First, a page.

Ah, college. A time of study, advancement, and bills. How is a student supposed to afford it all? Not easily, but if you were Elon Musk back in the early 1990s, you would rent out a house and turn it into a student nightclub, according to Vogue. While attending the University of Pennsylvania, Musk and his roommate Adeo Ressi regularly threw parties that welcomed up to 1,000 attendees, all of whom paid a cover charge to get in. For Musk, this was just a clever way to pay the rent. While the party raged on, he'd often be up in his bedroom. After wrapping up his time at Pennsylvania with degrees in both physics and economics, Musk flew out to Stanford University to get a Ph.D. in applied physics. A lofty goal? Not lofty enough for Musk, who dropped out only two days later. This wasn't a rebellious move, though. Musk said he saw the internet boom happening around him, and he wanted to strike while the iron was hot. Maybe that's why he still doesn't care (that much) about college degrees.

Encyclopedia Britannica says in 1995, Musk got the ball rolling on his first startup company, Zip2, which was kinda like Google Maps before Google Maps was even a thing. Compaq bought Zip2 in 1999 for $307 million, and Musk got enough of that to start having fun.

He joined the PayPal Mafia

The term "PayPal Mafia" might conjure up visions of gangsters knocking on your door, issuing stern threats if you ever again cheat on PayPal with Venmo. But it actually refers to the founders of the company, including Elon Musk, Peter Thiel, and Max Levchin, according to The Verge. After selling off Zip2 in 1999, Musk opened up a financial services company called X.com. At the same time, Thiel and Levchin were working for a company called Confinity, which ran their relatively unknown (and mostly unused) digital money transfer program, "PayPal." Confinity and X.com merged together, and this merged company was officially named PayPal in 2001. Okay, yeah, so this sounds awfully mundane for a future rocketeer like Elon Musk, but you gotta start somewhere. Business Insider says when eBay purchased PayPal, Musk lined his bank account with $165 million of the sale.

Then, he started up... a lot of huge companies

Okay, now we're at the point where the Elon Musk of the past becomes the Elon Musk we know today. Fine, fine, call it Muskman Begins if you must. Anyway, once Musk made all that money from PayPal, he had free rein to start putting his wildest ideas into practice, so he launched a ridiculous array of different companies, each one targeted at solving many of the biggest problems in the world today, according to Wired.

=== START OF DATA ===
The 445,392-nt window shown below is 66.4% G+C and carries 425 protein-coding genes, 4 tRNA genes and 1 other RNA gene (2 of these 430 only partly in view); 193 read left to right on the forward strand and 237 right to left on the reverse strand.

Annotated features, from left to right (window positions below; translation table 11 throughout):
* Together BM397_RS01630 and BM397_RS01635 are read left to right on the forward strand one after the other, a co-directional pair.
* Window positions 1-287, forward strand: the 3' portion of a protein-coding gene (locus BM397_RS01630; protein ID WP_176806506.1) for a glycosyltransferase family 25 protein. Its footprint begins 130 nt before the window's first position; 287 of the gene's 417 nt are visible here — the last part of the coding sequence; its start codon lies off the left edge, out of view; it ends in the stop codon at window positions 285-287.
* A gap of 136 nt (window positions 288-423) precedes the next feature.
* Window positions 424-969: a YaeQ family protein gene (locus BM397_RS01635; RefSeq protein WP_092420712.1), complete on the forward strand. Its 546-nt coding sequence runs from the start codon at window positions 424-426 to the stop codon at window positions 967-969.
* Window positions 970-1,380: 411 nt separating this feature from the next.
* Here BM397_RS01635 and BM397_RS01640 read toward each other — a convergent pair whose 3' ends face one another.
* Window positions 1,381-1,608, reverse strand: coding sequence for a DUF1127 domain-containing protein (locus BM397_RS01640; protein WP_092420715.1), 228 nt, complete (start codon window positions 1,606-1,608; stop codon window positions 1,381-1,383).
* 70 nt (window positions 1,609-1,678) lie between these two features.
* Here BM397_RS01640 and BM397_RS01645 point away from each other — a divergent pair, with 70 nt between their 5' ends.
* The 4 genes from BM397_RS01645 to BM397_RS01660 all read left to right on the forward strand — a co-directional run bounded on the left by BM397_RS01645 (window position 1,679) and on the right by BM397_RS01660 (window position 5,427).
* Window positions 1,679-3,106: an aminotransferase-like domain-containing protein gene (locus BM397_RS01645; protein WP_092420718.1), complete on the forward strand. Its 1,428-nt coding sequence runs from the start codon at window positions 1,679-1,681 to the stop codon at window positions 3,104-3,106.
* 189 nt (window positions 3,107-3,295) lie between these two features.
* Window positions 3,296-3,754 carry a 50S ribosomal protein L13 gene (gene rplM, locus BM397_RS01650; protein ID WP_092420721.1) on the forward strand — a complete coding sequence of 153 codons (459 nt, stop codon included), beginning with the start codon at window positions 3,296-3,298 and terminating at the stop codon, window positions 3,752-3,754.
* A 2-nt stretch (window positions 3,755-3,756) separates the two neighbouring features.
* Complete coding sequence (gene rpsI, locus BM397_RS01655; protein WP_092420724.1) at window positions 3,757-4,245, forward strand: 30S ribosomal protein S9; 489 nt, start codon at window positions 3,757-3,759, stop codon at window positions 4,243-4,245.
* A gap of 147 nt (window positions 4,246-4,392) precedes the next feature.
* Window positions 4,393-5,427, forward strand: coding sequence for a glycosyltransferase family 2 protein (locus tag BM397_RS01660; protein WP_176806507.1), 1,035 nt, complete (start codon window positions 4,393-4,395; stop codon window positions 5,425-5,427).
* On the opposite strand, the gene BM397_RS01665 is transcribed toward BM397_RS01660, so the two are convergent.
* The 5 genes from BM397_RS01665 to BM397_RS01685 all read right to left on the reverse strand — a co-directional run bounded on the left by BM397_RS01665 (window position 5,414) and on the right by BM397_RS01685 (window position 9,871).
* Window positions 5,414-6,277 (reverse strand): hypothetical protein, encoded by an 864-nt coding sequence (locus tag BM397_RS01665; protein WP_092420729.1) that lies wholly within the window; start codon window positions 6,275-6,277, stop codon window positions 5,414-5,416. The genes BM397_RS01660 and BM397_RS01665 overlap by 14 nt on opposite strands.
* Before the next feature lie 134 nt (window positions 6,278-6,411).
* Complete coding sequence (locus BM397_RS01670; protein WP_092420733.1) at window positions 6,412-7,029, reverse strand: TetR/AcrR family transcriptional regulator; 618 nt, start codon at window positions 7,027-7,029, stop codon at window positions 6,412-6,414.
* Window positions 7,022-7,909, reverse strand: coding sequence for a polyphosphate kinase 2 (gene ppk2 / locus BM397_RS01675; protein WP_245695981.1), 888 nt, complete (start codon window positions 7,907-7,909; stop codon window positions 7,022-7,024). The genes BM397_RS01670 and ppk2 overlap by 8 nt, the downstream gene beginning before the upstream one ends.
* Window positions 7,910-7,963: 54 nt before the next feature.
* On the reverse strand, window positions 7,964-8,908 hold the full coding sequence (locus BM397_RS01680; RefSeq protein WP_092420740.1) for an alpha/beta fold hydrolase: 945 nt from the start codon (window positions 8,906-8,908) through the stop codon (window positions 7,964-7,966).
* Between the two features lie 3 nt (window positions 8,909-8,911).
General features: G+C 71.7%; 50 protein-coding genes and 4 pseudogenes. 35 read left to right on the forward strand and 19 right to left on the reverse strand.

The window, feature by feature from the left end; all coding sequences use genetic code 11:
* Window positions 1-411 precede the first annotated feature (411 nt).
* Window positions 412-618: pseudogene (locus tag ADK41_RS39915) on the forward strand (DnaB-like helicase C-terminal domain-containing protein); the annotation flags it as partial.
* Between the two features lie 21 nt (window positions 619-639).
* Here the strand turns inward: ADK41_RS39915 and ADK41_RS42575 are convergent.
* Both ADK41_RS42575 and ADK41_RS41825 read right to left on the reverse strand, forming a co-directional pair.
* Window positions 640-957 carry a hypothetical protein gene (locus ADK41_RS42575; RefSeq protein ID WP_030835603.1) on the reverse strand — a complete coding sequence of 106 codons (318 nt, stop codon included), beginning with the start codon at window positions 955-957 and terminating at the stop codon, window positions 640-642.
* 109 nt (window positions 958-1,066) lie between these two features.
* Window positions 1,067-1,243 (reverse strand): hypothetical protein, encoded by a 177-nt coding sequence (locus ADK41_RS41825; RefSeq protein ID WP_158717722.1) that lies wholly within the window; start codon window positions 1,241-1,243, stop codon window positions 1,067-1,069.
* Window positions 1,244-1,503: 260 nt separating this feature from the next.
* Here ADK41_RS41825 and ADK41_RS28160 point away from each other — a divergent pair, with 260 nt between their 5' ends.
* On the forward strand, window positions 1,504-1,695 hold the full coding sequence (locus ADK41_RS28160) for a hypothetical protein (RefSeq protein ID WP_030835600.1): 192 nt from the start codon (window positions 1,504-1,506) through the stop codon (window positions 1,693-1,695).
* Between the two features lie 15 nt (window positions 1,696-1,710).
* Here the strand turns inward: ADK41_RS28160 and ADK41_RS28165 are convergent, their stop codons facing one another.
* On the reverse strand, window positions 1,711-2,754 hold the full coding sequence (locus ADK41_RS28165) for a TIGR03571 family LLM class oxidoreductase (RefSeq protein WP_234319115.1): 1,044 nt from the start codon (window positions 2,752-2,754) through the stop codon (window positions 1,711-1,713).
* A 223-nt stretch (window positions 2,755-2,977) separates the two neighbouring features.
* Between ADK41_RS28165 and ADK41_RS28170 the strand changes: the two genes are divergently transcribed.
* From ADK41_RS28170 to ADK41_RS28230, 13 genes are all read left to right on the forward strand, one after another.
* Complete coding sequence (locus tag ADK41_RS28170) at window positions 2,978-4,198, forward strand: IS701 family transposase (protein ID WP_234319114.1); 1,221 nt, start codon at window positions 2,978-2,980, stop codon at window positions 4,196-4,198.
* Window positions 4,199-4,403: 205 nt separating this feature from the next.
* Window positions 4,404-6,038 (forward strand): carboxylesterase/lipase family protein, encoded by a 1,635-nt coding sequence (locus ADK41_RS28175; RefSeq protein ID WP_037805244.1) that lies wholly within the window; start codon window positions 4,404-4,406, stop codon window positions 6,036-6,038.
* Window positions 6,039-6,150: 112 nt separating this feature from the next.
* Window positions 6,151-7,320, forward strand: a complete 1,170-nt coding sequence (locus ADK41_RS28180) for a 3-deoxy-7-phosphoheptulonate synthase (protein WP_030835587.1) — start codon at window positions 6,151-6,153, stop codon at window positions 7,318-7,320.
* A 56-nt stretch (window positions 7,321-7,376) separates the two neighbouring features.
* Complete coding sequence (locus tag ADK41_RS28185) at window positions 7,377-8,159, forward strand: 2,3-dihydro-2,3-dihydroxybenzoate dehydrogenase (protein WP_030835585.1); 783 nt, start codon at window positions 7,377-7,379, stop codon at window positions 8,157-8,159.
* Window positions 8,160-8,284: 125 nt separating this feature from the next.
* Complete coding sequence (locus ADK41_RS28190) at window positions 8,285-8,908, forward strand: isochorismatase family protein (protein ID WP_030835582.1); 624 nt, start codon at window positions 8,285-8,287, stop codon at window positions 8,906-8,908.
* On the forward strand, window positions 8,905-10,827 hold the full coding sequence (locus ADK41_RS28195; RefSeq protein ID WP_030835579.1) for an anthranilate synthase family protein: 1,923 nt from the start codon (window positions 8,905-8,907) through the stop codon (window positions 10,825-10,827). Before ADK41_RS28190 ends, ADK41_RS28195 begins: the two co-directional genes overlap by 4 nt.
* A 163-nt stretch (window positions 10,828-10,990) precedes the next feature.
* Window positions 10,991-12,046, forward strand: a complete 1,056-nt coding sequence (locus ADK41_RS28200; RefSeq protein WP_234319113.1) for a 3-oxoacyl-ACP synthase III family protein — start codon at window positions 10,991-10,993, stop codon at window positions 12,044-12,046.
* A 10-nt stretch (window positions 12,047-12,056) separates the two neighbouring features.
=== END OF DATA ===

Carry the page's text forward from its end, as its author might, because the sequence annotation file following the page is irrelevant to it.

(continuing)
Obviously, there's that little company named Tesla, with its self-driving cars. Then there's SpaceX, which is seeking to send humans to Mars within the next decade or so. But hey, it doesn't stop there. For example, are you fed up with clogged city traffic? So was Elon Musk, so he created the Boring Company for the purpose of boring tunnels deep underground to lighten traffic congestion. What about solar power? SolarCity isn't just putting up solar panels, it's building rechargeable solar "Powerwall" batteries for your home. His company Neuralink wants to turn cloud-based AI into an extension of the human brain, rather than a replacement. The list goes on. Though Musk didn't actually start every company that he's now known for, he's become the guiding creative force for all of them.

He once went broke (yes, really)

Considering how much Elon Musk has on his plate, it only makes sense that he's tripped over the occasional stumbling block. However, 2010 hit him especially hard, according to the New York Times, when he confessed that he'd run out of cash and was living off loans from other wealthy friends. Of course, being a "broke" billionaire isn't like being a broke regular person. As CNBC explains, Musk was "asset rich" and "cash poor," which meant he was sitting on a fortune of potential wealth but getting actual investment dollars would have meant selling off some the assets of his beloved companies — or selling off the companies themselves. Selling his shares to make a quick buck would've made financial sense at the time, but Musk chose not to. This decision paid off in the end: His ship turned around, and he's now worth billions.

Even today, Musk's adventurous, freewheeling style certainly carries some risks, which he's not afraid to laugh at. In 2018, Musk did an April Fools' tweet joking that Tesla had gone bankrupt, and that he was handling the depression by binge-drinking "Teslaquilla" bottles. The joke may be a little too prescient — Tesla's stock hasn't been doing well, and it's now under investigation for possible safety violations at its factory.